| United States|
| Walter R. Wilder, Harry K. White|
Washington State Capitol, Capitol Lake, Washington Governor's Mansion, Lewis & Clark Interpretiv, Heritage Park
The Temple of Justice is a government building in Olympia, Washington, where sessions of the Washington Supreme Court are convened. It also houses the state's official law library, and formerly housed the office of the Attorney-General of Washington.
Temple of Justice (Washington) Wikipedia
The Temple of Justice, along with other government buildings on the Washington State Capitol campus, was designed by the New York architectural team of Walter Wilder and Harry White. Ground was broken in the spring of 1912 by Washington Supreme Court chief justice R. O. Dunbar and the facility completed by 1920. Even during the period of construction, however, the Temple of Justice was used by the state. In January 1913, the inaugural ball of Governor Ernest Lister was held at the Temple of Justice, and the Supreme Court began meeting regularly in the unfinished building the same year.
In his book Washington's Audacious State Capitol and Its Builders, architectural historian Norman Johnston (whose father, Jay Johnston, was the resident supervisor during the construction) offered a detailed description of the plans for the Temple of Justice:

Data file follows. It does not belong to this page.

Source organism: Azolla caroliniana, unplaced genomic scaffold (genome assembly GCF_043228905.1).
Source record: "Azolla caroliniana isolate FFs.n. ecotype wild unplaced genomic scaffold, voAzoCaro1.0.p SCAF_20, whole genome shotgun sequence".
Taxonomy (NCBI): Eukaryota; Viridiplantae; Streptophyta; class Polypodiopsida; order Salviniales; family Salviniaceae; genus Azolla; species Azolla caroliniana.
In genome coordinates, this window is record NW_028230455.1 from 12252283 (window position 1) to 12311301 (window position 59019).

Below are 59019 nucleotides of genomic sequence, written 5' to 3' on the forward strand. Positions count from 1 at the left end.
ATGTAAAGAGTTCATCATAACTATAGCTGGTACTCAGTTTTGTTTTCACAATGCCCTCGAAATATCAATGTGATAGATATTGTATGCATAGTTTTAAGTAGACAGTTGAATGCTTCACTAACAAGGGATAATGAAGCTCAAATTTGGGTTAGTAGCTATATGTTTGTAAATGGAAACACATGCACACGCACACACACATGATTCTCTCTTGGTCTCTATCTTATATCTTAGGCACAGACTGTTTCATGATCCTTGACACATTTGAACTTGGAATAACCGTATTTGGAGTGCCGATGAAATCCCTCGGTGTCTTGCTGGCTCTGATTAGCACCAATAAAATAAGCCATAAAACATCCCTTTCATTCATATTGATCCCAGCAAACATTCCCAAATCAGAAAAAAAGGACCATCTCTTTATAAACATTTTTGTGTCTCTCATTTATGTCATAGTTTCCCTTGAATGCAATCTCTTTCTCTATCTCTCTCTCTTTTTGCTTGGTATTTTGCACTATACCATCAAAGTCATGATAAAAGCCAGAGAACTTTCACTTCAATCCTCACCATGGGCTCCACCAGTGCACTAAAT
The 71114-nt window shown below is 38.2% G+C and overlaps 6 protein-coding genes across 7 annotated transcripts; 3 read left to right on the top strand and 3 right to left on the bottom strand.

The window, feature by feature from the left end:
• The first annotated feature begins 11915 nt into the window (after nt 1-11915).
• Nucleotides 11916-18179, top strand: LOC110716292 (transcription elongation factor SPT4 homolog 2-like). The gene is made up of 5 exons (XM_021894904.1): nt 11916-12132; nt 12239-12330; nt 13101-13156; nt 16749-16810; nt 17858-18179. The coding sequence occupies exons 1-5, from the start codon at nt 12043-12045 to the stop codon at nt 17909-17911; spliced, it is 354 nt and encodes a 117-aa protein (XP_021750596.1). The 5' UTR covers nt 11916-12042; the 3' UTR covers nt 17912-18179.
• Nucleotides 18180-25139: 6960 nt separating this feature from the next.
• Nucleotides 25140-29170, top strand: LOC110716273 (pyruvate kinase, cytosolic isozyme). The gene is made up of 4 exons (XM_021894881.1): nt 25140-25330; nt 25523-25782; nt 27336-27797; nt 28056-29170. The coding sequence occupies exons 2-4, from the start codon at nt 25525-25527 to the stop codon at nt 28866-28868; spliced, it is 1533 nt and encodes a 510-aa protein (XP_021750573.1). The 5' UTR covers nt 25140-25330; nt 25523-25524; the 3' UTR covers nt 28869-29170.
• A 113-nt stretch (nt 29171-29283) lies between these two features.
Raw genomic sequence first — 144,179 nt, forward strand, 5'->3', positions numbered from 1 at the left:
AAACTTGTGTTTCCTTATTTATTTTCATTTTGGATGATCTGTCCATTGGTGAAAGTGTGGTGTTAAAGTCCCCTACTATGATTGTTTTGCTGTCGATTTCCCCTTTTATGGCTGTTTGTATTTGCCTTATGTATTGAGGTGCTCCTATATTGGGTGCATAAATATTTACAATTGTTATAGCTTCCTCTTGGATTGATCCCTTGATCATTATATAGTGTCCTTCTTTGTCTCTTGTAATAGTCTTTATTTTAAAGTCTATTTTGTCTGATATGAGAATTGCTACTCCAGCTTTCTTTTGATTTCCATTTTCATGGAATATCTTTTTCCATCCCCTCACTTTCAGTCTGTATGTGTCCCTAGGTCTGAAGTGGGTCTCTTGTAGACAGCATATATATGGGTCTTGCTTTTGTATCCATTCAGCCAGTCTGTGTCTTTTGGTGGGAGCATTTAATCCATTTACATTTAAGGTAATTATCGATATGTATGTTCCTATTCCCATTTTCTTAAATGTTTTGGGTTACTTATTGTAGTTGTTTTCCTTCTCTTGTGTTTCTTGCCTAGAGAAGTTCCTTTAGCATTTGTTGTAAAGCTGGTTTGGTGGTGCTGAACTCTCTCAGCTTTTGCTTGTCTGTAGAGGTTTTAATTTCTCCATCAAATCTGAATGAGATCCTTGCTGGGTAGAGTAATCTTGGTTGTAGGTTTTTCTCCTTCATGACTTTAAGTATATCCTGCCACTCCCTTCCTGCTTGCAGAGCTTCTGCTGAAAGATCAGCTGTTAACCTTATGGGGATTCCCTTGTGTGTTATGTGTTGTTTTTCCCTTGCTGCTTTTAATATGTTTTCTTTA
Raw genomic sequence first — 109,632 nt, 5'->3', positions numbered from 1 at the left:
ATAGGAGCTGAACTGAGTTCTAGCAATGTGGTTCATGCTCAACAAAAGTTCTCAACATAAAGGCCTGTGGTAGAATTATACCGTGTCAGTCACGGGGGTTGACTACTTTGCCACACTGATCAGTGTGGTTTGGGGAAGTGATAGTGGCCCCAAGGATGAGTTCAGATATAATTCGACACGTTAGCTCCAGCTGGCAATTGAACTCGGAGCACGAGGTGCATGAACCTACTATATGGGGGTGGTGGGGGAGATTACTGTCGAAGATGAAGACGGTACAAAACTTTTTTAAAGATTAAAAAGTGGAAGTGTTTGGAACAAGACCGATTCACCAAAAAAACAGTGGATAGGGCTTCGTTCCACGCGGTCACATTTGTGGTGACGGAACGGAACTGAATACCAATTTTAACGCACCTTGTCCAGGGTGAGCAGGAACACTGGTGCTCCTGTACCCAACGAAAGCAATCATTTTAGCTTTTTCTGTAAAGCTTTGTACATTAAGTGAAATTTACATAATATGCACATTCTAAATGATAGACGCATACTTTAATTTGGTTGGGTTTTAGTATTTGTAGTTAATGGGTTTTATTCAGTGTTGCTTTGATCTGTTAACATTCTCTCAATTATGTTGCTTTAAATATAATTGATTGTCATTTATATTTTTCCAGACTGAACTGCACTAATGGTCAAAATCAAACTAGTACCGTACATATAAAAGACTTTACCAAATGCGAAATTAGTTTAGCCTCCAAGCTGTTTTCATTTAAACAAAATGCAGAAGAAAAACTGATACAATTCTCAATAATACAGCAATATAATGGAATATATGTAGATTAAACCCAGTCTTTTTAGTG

From 1987 to 1989 the Temple of Justice was closed to allow for seismic retrofitting. Minor cosmetic damage resulting from the 2001 Nisqually earthquake resulted in another closure for repairs.
Like the capitol building, the Temple of Justice is constructed from Wilkeson stone, a durable sandstone mined from quarries in Wilkeson, Pierce County, Washington, and was completed at a cost of $942,230.
At the time of the construction of the Temple of Justice, the Supreme Court heard all appeals from the superior courts and so the building contained two court rooms, what is today simply called the courtroom, as well as a secondary "minor" courtroom that was used by appellate panels of the Supreme Court. After the establishment of the Court of Appeals in 1969, the secondary courtroom was converted into a reception chamber for the chief justice.
The Temple of Justice originally housed the Washington State Library. Its neglected condition was described by the Tacoma News Tribune in 1955:
By 1959 the situation had been remedied with the construction of a new state library at what would later be named the Joel M. Pritchard Building. The site of the former state library in the Temple of Justice was refurbished and converted to a dedicated law library.